TOPEKA — Rep.-elect Aaron Coleman is frustrated by plans for House Democratic leaders to file a formal complaint seeking his expulsion from office in defiance of the will of voters in Kansas City, Kansas.
Coleman, who defeated seven-term incumbent Democratic Rep. Stan Frownfelter by 14 votes in the August primary, easily won the general election in November despite public disclosure of a series of incidents with women over the years that included alleged bullying, harassment, stalking, physical threats and posting of revenge porn.
“Look, I spent the entire campaign, the primary campaign, apologizing from one issue to the next, whether it was from what I did in middle school or whatever. So, the voters knew,” he told the Kansas Reflector podcast.
He promised to stand up for his constituents in Wyandotte County, who may not have realized his stubbornness meant that he was “just gonna fight super hard for them, no matter what.”
Coleman, 20, refers to himself as a Green New Deal Democrat who drew interest with a liberal agenda that led voters to reject Frownfelter in the primary and again in November when he mounted a write-in campaign. Coleman is poised to be the youngest member of the 2021 Kansas Legislature when it convenes Monday.
House Minority Leader Tom Sawyer, a Wichita Democrat, said Monday a grievance would be filed this week in an attempt to oust Coleman from office. The complaint would initiate an inquiry by a special House committee to hear evidence and consider possible sanctions. It would take a two-thirds majority vote in the Republican-dominated House to discipline Coleman.
Coleman said Sawyer pre-emptively denied him committee assignments and, more unusually, blocked him from being assigned office space in the Capitol. Coleman said Sawyer was preventing the fair representation of his constituents.
“They have no voice in the people’s House. They have no voice in the committee process. They have no representation effectively, due to unilateral action,” Coleman said.
House Speaker Ron Ryckman, an Olathe Republican, said he thought it would be appropriate if Coleman resigned because such controversy would interfere with a lawmaker’s ability to serve voters effectively. The Kansas Democratic Party long ago decided to forsake Coleman.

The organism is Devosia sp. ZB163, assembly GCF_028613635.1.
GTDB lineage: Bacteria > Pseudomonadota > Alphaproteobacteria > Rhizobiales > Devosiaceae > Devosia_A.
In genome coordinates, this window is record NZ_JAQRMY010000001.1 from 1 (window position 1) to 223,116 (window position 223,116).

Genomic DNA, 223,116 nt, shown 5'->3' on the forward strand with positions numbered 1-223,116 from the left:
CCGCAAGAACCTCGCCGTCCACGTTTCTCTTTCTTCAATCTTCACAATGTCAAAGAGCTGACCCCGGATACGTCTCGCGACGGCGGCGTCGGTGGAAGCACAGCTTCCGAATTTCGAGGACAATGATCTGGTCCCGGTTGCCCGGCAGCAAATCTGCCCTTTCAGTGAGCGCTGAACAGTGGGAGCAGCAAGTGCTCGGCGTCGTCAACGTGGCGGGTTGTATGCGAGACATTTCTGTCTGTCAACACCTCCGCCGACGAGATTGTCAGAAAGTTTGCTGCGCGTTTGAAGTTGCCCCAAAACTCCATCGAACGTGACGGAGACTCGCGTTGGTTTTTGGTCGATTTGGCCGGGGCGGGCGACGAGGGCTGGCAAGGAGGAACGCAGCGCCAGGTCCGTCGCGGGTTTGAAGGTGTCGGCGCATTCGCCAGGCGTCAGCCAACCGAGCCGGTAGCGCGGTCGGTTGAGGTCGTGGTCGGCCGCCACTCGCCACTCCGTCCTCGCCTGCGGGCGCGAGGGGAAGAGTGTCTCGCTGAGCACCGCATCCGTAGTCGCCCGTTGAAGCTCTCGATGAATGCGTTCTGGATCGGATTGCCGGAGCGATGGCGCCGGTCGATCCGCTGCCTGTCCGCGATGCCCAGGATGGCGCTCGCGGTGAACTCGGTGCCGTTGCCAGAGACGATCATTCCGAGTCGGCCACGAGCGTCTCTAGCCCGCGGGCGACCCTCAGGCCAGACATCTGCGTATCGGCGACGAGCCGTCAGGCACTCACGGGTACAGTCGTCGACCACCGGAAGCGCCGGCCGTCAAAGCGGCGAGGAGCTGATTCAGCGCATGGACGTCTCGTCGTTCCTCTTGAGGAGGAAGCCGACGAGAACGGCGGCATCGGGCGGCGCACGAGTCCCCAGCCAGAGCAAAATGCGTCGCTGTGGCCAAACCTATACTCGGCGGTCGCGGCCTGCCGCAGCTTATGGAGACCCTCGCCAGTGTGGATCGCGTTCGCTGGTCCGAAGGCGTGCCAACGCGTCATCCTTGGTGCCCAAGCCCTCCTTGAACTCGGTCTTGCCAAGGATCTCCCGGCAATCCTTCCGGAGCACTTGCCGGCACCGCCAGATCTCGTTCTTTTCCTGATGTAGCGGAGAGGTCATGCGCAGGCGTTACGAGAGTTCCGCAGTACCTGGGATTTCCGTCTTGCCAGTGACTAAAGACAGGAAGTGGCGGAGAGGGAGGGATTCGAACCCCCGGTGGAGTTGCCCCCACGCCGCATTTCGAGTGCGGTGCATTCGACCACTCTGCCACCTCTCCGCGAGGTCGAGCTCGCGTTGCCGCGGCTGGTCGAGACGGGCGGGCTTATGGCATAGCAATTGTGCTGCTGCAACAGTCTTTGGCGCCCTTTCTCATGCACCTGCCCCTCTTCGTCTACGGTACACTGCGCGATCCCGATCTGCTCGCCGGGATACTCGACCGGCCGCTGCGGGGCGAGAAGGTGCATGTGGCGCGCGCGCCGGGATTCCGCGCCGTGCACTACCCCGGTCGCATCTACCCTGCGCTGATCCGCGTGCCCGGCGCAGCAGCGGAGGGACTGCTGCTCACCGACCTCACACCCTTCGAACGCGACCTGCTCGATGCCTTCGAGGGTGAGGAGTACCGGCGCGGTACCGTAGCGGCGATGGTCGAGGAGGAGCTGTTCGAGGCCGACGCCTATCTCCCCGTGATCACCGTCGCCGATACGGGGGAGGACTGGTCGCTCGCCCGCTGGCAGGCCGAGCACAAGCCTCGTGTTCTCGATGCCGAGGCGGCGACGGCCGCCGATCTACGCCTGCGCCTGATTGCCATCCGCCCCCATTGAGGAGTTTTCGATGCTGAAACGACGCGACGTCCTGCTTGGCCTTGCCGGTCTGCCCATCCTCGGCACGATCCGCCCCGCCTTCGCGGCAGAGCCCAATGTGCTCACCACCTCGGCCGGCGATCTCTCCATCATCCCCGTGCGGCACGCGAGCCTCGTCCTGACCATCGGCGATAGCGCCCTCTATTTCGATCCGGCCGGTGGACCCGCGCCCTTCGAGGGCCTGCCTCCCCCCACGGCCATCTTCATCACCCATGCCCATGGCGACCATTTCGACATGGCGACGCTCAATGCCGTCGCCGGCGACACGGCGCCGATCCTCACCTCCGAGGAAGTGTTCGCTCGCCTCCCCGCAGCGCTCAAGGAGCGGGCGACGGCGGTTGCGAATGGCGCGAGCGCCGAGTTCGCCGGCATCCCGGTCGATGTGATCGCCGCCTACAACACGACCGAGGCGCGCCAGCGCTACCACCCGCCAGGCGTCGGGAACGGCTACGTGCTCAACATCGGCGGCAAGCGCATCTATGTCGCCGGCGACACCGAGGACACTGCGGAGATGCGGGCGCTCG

“Ryckman is entitled to his opinion,” Coleman said. “But, at the end of the day, the only opinion that matters on who should be in office and who should not be not be in office is the voters.
“You know, the Democratic Party will try desperately to do anything they can to silence what it calls its socialist insurgents. What they mean by that is they want only voices which advocate the neoliberal corporate agenda,” he said.
In December, seven women elected in 2020 to the Kansas House requested Coleman renounce his campaign victory. They pointed to allegations that he engaged in violent behavior against women stretching to 2014. They also noted Coleman’s commentary about Gov. Laura Kelly, including calling for a “hit” on the Democratic governor.
“We stand united with survivors of sexual assault and violence and acknowledge the pain that the continued notoriety may be causing women and survivors,” said Rep. Jennifer Day, a Democrat from Overland Park. “At least four of the seven of us are survivors of sexual assault, and our hearts go out to those who are suffering.”
Coleman said the coalition of House members were defending Frownfelter because he was willing to go to Johnson County country clubs to “sip martinis with them, play golf and vote how they wanted on their on their corporate agenda.”
Colemans’ issues with females stretched back to when he was middle-school student. He said that as a “sick and troubled” boy he circulated revenge porn and did other regrettable things. He said he should have been more respectful in his youth, but didn’t view “my middle school behavior as anything reflective of my conduct as an adult.”
More recently, however, former Frownfelter campaign worker Brandie Armstrong accused Coleman of sending her harassing texts. A temporary stalking order was imposed on Coleman. Armstrong and Coleman did reach an agreement leading to dismissal of her lawsuit against Coleman. They released a joint statement affirming both were “passionate about helping their constituents” and agreeing to “treat each other with dignity and respect.”
“I was glad it was dismissed,” Coleman said. “Innocent until proven guilty at this point. If the Kansas Legislature is going to expel me for something that’s been dismissed, that’s basically saying, ‘You’re guilty, even once proven innocent.’”
Coleman, who is taking a break from community college to serve in the Legislature, endorsed a GoFundMe effort to raise money for his legal defense.
“It’s not about if you agree with my politics or you agree with everything,” he said. “Do you believe in democracy as enshrined in the Constitution? And if you ultimately believe that voters should decide who’s in office and not party insiders, I’m just asking you send a couple bucks or however much you can afford to that GoFundMe.”
Coleman, who ran for Kansas governor as an independent in 2018, focused his legislative candidacy on a platform that featured proposals to legalize marijuana, end community college tuition and provide universal health coverage.
He recommended the governor pardon people incarcerated in jail or prison on drug charges. Eliminating tuition at colleges and improving access to medical care would be a boost for the state’s economy, he said.
In advance of the 2021 session of the Legislature, he filed a bill that would gradually increase the minimum wage in Kansas to $17.25 by 2032. He referred to the current minimum wage in Kansas of $7.25 as a “starvation” wage.
“I believe anybody who works 40 hours a week should not live in poverty,” he said. “It just it just makes no sense.”